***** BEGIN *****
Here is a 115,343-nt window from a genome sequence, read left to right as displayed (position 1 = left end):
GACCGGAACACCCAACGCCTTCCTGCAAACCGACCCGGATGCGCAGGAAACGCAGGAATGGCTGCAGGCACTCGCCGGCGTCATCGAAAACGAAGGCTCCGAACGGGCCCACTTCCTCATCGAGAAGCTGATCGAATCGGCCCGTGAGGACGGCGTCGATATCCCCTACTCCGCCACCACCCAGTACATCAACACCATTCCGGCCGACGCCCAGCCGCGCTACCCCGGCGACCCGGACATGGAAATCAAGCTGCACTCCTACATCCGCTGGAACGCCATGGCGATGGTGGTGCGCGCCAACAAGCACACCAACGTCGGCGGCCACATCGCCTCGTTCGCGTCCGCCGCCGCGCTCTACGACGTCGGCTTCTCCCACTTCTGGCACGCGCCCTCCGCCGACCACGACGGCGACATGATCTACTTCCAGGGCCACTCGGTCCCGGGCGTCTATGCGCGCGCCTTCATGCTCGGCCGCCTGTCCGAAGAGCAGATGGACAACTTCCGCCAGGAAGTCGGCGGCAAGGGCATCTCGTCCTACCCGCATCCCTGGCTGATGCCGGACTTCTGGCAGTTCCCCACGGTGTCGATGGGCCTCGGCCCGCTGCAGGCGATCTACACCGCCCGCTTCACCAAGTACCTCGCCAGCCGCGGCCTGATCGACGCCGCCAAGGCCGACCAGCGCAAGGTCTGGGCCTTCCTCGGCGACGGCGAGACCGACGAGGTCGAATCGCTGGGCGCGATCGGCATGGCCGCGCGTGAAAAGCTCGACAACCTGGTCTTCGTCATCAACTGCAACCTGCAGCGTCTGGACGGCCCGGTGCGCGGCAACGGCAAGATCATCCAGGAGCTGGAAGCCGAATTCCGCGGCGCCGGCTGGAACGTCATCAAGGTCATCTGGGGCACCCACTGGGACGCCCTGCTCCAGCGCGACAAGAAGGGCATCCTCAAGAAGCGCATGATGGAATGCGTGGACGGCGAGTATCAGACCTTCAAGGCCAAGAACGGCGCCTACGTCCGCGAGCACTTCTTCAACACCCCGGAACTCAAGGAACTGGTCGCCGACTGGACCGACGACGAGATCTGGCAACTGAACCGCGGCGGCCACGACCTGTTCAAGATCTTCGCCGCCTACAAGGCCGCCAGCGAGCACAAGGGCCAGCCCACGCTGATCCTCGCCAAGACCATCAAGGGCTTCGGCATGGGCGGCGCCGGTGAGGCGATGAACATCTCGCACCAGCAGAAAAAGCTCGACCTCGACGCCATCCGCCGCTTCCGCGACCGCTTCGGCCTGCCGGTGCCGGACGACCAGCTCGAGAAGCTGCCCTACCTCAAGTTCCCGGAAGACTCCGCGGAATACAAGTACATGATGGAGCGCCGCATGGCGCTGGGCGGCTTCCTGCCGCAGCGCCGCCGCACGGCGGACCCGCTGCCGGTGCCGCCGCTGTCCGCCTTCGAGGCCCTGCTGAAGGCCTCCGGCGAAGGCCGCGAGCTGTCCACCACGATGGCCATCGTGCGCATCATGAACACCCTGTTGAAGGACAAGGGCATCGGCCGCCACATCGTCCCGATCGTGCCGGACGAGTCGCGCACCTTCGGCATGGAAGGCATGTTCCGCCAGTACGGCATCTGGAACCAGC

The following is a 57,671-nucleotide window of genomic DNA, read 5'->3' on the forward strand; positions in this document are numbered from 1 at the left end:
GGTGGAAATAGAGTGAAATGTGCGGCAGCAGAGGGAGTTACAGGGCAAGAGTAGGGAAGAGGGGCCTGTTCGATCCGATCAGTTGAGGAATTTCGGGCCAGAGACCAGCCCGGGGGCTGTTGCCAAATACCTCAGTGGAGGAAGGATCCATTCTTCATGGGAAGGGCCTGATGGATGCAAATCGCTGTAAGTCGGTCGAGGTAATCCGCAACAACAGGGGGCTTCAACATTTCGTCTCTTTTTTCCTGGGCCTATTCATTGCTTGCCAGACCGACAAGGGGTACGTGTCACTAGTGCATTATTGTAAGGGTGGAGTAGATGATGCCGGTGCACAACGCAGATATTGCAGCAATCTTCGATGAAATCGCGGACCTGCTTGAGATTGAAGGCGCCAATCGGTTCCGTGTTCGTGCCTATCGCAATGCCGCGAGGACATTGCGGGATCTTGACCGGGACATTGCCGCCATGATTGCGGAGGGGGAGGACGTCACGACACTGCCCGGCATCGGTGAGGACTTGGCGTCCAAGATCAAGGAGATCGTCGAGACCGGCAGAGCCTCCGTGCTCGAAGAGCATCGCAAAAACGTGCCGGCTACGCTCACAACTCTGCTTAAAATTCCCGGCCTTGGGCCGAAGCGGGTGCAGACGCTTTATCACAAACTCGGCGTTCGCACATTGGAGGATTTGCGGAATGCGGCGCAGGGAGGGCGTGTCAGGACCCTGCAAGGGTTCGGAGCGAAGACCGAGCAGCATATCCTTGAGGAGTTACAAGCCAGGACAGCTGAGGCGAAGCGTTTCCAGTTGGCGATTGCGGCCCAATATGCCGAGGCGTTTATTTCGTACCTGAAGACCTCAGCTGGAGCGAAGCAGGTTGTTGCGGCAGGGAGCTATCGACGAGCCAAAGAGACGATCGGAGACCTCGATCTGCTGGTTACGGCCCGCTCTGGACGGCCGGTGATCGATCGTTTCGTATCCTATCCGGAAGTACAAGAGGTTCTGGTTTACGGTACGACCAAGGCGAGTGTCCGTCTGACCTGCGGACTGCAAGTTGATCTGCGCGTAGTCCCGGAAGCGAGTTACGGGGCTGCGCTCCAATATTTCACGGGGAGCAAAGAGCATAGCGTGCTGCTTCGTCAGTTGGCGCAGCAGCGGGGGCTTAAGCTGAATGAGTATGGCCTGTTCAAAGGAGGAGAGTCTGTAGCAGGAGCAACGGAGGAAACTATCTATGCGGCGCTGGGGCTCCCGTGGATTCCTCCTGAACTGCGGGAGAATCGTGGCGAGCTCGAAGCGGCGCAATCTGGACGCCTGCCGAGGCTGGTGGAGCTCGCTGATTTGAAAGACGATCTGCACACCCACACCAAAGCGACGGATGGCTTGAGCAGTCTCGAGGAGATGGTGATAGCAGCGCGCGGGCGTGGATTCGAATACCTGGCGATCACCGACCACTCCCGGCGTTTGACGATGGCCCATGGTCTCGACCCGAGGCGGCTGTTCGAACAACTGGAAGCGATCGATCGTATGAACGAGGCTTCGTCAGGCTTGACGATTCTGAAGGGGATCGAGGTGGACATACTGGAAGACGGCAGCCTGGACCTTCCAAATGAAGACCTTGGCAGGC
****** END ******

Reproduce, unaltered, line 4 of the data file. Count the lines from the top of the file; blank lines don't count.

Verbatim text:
GGTGGAAATAGAGTGAAATGTGCGGCAGCAGAGGGAGTTACAGGGCAAGAGTAGGGAAGAGGGGCCTGTTCGATCCGATCAGTTGAGGAATTTCGGGCCAGAGACCAGCCCGGGGGCTGTTGCCAAATACCTCAGTGGAGGAAGGATCCATTCTTCATGGGAAGGGCCTGATGGATGCAAATCGCTGTAAGTCGGTCGAGGTAATCCGCAACAACAGGGGGCTTCAACATTTCGTCTCTTTTTTCCTGGGCCTATTCATTGCTTGCCAGACCGACAAGGGGTACGTGTCACTAGTGCATTATTGTAAGGGTGGAGTAGATGATGCCGGTGCACAACGCAGATATTGCAGCAATCTTCGATGAAATCGCGGACCTGCTTGAGATTGAAGGCGCCAATCGGTTCCGTGTTCGTGCCTATCGCAATGCCGCGAGGACATTGCGGGATCTTGACCGGGACATTGCCGCCATGATTGCGGAGGGGGAGGACGTCACGACACTGCCCGGCATCGGTGAGGACTTGGCGTCCAAGATCAAGGAGATCGTCGAGACCGGCAGAGCCTCCGTGCTCGAAGAGCATCGCAAAAACGTGCCGGCTACGCTCACAACTCTGCTTAAAATTCCCGGCCTTGGGCCGAAGCGGGTGCAGACGCTTTATCACAAACTCGGCGTTCGCACATTGGAGGATTTGCGGAATGCGGCGCAGGGAGGGCGTGTCAGGACCCTGCAAGGGTTCGGAGCGAAGACCGAGCAGCATATCCTTGAGGAGTTACAAGCCAGGACAGCTGAGGCGAAGCGTTTCCAGTTGGCGATTGCGGCCCAATATGCCGAGGCGTTTATTTCGTACCTGAAGACCTCAGCTGGAGCGAAGCAGGTTGTTGCGGCAGGGAGCTATCGACGAGCCAAAGAGACGATCGGAGACCTCGATCTGCTGGTTACGGCCCGCTCTGGACGGCCGGTGATCGATCGTTTCGTATCCTATCCGGAAGTACAAGAGGTTCTGGTTTACGGTACGACCAAGGCGAGTGTCCGTCTGACCTGCGGACTGCAAGTTGATCTGCGCGTAGTCCCGGAAGCGAGTTACGGGGCTGCGCTCCAATATTTCACGGGGAGCAAAGAGCATAGCGTGCTGCTTCGTCAGTTGGCGCAGCAGCGGGGGCTTAAGCTGAATGAGTATGGCCTGTTCAAAGGAGGAGAGTCTGTAGCAGGAGCAACGGAGGAAACTATCTATGCGGCGCTGGGGCTCCCGTGGATTCCTCCTGAACTGCGGGAGAATCGTGGCGAGCTCGAAGCGGCGCAATCTGGACGCCTGCCGAGGCTGGTGGAGCTCGCTGATTTGAAAGACGATCTGCACACCCACACCAAAGCGACGGATGGCTTGAGCAGTCTCGAGGAGATGGTGATAGCAGCGCGCGGGCGTGGATTCGAATACCTGGCGATCACCGACCACTCCCGGCGTTTGACGATGGCCCATGGTCTCGACCCGAGGCGGCTGTTCGAACAACTGGAAGCGATCGATCGTATGAACGAGGCTTCGTCAGGCTTGACGATTCTGAAGGGGATCGAGGTGGACATACTGGAAGACGGCAGCCTGGACCTTCCAAATGAAGACCTTGGCAGGC